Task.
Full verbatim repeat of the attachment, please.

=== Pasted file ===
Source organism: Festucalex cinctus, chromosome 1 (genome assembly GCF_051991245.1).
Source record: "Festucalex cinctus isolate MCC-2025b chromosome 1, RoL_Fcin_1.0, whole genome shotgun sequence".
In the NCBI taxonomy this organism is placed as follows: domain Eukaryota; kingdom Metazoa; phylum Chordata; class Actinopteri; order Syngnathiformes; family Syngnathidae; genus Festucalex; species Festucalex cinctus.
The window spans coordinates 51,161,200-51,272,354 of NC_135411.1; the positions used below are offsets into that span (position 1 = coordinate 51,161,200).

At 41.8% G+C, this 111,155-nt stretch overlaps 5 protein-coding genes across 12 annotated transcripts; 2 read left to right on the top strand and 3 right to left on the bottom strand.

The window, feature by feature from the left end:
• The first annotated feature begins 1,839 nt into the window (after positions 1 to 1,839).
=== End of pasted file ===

Source organism: Festucalex cinctus, chromosome 1 (genome assembly GCF_051991245.1).
Source record: "Festucalex cinctus isolate MCC-2025b chromosome 1, RoL_Fcin_1.0, whole genome shotgun sequence".
In the NCBI taxonomy this organism is placed as follows: domain Eukaryota; kingdom Metazoa; phylum Chordata; class Actinopteri; order Syngnathiformes; family Syngnathidae; genus Festucalex; species Festucalex cinctus.
The window spans coordinates 51,161,200-51,272,354 of NC_135411.1; the positions used below are offsets into that span (position 1 = coordinate 51,161,200).

At 41.8% G+C, this 111,155-nt stretch overlaps 5 protein-coding genes across 12 annotated transcripts; 2 read left to right on the top strand and 3 right to left on the bottom strand.

The window, feature by feature from the left end:
• The first annotated feature begins 1,839 nt into the window (after positions 1 to 1,839).